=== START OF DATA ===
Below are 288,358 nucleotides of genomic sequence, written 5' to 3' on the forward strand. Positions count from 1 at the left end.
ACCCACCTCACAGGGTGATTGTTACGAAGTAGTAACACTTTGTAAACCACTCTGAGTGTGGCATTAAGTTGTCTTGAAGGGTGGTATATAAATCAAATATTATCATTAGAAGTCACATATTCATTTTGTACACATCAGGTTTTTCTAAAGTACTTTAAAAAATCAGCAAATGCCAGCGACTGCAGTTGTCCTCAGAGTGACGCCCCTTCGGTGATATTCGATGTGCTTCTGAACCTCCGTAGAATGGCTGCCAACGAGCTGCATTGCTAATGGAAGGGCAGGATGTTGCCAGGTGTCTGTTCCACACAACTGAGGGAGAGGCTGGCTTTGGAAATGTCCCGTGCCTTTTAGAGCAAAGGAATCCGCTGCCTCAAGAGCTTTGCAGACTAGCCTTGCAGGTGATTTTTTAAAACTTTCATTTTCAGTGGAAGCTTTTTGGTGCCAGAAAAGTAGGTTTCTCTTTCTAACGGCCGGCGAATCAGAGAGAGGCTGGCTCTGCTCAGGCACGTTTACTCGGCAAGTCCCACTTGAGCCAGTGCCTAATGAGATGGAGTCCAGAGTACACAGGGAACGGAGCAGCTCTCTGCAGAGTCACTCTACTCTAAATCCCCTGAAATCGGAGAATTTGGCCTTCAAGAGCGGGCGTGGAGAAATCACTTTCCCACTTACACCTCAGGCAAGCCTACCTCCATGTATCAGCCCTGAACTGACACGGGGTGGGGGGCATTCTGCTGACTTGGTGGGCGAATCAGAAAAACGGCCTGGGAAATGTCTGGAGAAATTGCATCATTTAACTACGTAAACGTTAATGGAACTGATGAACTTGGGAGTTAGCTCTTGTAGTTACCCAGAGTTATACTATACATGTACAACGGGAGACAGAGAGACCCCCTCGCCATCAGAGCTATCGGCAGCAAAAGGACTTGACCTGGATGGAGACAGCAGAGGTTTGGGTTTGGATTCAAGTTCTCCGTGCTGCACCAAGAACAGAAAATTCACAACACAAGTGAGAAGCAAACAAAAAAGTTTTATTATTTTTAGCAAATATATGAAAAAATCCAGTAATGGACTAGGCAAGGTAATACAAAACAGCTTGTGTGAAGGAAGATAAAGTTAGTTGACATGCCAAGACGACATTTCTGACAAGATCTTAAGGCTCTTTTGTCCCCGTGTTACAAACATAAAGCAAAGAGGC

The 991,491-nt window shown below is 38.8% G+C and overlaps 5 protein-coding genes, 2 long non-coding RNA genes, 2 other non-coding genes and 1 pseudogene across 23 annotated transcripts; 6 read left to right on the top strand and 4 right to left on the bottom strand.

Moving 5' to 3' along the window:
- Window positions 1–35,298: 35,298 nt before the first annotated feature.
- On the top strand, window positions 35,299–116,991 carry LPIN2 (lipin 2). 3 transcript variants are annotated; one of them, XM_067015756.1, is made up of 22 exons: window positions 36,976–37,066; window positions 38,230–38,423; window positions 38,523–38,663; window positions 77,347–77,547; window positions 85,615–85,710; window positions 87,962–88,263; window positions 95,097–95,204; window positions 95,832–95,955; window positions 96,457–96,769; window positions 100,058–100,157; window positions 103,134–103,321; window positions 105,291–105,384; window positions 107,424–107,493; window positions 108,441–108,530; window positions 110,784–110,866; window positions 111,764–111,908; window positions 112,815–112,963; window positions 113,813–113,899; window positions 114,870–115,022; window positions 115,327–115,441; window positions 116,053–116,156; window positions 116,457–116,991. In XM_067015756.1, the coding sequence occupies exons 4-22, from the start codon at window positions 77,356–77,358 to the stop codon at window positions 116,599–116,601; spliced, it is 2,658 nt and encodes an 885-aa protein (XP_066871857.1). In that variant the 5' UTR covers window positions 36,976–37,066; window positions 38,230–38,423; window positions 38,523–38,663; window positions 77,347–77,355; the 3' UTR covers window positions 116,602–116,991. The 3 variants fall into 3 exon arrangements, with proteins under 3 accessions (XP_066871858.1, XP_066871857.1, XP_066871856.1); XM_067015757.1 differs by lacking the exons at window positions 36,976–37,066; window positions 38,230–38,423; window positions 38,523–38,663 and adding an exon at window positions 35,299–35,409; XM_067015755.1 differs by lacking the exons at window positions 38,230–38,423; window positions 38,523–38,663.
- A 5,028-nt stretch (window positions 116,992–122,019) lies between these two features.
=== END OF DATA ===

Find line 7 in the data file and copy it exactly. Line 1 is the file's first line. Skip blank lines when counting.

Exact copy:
- A 5,028-nt stretch (window positions 116,992–122,019) lies between these two features.